Saturday, March 11, 2006



THIS ABOVE ALL

The art of showing off

KHUSHWANT SINGH

KHUSHWANT SINGHIF you want to be the centre of attraction at any party, you must teach yourself the art of showing off. There are a few rules you have to abide by. First and foremost is never talk about yourself. Most Indians, particularly those who have a few achievements to their credit, talk of nothing besides themselves. No one is interested in hearing what you say and regard you as a crashing bore.

If you canít help talking about yourself, then donít blow your own trumpet but make fun of yourself. At some time or the other, all of us make fools of ourselves. Tell them how you came to make an ass of yourself. They will love hearing what you have to say because everyone loves a fool and will join you in laughter.

Second, memorise some jokes, anecdotes, lines of poetry quotations which come in handy when deadly silences descend on the party. They should not be stock jokes taken from American or English joke books about mothers-in-law, lawyers, blondes or simpletons but manufactured by you. Avoid ethnic jokes about Sardarjis, Mianbhais, Marwaris, Bawajis lest you offend someone in the party. There are plenty of other subjects you can turn into laughter material.

I speak from experience because I tried out my tricks in Washington some years ago when I had a three-month stipend from the Wilson Centre to update my two-volume History of the Sikhs. At the first welcome party given by an old friend Carol Leise (later Mrs Chester Bowles), I was introduced to Senator Fulbright and a few eminent Washingtonians. I hit it off very well. Thereafter, I was invited by many of them as a sort of court jester who could keep a party going. I often took my niece Gita Chanda, who was living in Washington with me. I had a headstart. Since I looked different with my dark skin, beard and turban and spoke in a British rather than the American accent, I was regarded as a curio. Gita had to suffer listening to the same witticisms, wisecracks and anecdotes over and over again. She had the last laugh. When I was leaving Washington to return home, she gave me a farewell present. It was a porcelain coffee mug with the message written in large letters on its outside. It read: "If you canít dazzle them with your wit, bamboozle them with your bullshit." Make it your motto and you will be the star performer at every party.

M. Krishnan

Recently, there has been noticeable revival of interest in Indiaís wildlife. Valmik Thapar came out with a couple of books: Prerna Singh with a paperback on her adventures in tiger country. And now we have a commemoration volume in honour of the doyen of wildlife photographers and writers, M. Krishnan.

I used to look forward to reading his weekly columns on country life in The Statesman, illustrated by photographs taken by him. He also wrote for The Hindu under the pseudonym ĎXí and The Illustrated Weekly of India and perhaps for Tamil papers as well. His style of writing was very much like that of his contemporary Tamilian R.K. Narayan, in very simple language.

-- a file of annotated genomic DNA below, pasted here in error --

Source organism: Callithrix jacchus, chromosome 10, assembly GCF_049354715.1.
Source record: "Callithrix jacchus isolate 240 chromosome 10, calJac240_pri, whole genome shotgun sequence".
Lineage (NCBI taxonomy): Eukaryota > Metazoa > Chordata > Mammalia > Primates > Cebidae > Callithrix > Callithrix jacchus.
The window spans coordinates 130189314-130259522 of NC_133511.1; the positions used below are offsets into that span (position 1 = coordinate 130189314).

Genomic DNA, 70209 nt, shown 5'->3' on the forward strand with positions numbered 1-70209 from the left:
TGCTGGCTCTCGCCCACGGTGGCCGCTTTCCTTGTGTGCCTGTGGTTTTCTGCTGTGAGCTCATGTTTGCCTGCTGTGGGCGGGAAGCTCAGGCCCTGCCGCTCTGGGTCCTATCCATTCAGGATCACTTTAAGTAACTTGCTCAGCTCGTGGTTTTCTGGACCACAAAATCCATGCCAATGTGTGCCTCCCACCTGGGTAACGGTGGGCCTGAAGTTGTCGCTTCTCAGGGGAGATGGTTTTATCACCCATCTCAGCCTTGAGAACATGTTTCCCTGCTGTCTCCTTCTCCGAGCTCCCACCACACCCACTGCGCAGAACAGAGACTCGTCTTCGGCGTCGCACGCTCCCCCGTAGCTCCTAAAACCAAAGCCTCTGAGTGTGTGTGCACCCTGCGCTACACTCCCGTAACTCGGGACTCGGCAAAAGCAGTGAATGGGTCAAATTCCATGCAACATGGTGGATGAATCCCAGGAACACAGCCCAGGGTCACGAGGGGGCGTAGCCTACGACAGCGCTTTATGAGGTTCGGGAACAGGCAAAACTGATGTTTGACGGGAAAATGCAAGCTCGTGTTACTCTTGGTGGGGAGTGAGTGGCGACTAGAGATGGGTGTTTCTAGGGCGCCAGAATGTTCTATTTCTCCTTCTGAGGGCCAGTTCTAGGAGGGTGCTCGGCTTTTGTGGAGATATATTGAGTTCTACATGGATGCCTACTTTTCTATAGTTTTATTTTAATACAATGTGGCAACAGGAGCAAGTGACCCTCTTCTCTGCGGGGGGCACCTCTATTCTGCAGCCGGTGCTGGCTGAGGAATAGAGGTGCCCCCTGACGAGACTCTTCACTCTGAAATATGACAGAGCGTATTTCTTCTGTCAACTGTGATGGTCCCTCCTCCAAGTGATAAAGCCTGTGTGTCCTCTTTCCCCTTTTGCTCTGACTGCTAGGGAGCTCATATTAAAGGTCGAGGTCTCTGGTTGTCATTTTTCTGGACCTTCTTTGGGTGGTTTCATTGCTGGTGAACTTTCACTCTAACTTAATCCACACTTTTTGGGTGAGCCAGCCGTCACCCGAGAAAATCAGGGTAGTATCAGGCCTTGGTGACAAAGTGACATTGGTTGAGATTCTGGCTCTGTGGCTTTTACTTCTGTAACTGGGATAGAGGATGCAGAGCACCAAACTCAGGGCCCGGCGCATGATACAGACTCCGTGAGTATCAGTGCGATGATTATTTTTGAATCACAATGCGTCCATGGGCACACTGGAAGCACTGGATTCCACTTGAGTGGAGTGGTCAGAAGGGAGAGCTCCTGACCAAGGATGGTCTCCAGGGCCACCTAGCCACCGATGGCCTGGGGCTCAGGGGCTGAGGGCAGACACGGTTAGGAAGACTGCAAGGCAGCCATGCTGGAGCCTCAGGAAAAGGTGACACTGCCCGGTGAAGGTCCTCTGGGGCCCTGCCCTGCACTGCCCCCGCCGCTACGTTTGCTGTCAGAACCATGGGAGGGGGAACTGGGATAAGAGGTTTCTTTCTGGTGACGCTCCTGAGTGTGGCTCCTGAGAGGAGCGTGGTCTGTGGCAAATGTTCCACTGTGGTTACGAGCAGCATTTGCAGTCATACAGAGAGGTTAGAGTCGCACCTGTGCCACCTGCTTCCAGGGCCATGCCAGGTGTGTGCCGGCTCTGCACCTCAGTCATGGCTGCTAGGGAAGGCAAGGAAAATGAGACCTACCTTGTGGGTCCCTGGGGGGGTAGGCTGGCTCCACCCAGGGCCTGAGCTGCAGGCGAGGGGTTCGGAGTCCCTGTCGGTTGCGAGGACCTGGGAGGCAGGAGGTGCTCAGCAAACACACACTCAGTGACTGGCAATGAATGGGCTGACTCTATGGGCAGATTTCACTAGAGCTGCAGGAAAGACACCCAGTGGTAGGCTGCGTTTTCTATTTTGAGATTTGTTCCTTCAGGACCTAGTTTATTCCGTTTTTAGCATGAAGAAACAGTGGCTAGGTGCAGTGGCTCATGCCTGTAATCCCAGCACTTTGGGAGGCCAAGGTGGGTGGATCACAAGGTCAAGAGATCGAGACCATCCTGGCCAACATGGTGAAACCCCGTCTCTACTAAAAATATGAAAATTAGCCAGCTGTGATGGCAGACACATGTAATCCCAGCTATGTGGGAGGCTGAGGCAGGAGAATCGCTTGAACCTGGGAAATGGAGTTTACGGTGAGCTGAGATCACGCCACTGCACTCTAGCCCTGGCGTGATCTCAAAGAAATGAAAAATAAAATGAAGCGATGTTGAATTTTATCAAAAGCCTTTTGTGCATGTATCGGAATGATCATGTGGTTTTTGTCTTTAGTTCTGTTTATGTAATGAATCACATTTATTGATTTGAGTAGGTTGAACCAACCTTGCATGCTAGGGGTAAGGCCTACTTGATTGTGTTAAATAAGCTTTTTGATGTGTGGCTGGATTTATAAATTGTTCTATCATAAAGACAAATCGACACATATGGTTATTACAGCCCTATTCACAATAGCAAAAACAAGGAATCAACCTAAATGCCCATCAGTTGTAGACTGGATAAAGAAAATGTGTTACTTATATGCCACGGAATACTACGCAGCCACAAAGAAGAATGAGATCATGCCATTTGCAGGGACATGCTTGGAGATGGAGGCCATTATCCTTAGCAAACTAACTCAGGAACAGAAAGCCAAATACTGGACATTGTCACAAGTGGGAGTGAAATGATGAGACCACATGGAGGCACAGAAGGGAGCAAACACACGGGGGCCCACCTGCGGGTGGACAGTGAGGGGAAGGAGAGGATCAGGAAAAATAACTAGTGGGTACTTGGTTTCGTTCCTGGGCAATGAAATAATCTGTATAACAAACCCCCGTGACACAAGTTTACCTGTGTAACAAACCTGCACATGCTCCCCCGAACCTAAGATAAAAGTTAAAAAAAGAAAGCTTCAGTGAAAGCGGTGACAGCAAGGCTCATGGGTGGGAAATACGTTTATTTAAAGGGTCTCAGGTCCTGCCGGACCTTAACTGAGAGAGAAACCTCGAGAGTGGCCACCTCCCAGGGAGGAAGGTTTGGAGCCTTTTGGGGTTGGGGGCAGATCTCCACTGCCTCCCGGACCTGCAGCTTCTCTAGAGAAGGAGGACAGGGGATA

Krishnan was born in Tirunelveli in June 1912, the youngest of the eight children of Tamil Brahmin scholar A.Madhaviah. Krishnanís first love was Tamil, the second love for wild animals: at 11, he had a mongoose as a pet. He graduated from Presidency College, Madras, and also took a law degree. He had no interest in law and apart from eight years he spent in the service of Raja of Sandur (north Karnataka) the rest of his life was devoted to tracking in the jungles, taking black and white photographs of wild animals like elephants, leopards, tigers, monkeys, varieties of deer and squirrels, snakes and lizards. He developed them himself in his dark room. He lived with his wife, son and daughter-in-law in a wooden shack built at the back of the family house. He died in 1996.

The idea of producing a commemorative volume in honour of Krishnan was mooted by his admirers Ashish and Shanti Chandola assisted by T.N.A. Perumal. Krishnanís son and his family let them take what they liked from their collection and get Ramchandra Guha to write his profile: he has done so in his usual lucid matter-of-fact style. So we have a beautiful coffee tabler: M.Krishnan: Eve in the Jungle, Photographs & Writing (University Press, distributed by Orient Longmans).

When looking through Krishnanís notebooks Shanthi Chandola found some words in Latin pasted on all of them. They read Nil bastardum carborundum which means "Donít let the bastards grind you down." I am not sure whose legitimacy Krishnan was questioning but I guess he meant self-styled guardians of social norms who expected a Tamil Brahman like others of his ilk to earn his living as a lawyer, civil servant or a teacher and not waste his time loitering in jungles, taking pictures of animals. He ignored them and refused to let them grind him down. That is why his name will go down in history.

Q & A

Q: What is the difference between people who pray in temple/church/mosque and those who pray in casinos?

Ans: The ones in the casinos are really serious.

Q: What did the gangsterís son tell his dad when he failed his examination?

Ans: Dad, they questioned me for three hours but I never told them anything."

Q: When I was young I used to pray for a bike, then I realised that God doesnít work that way, so I stole a bike and prayed for forgiveness.

A: Little boy went to his father and asked,

"Dad, where did all of my intelligence come from?

His father replied, "Well, son, you must have got it from your mother, because I still have mine."

(Contributed by Vipin Bucksey, New Delhi)

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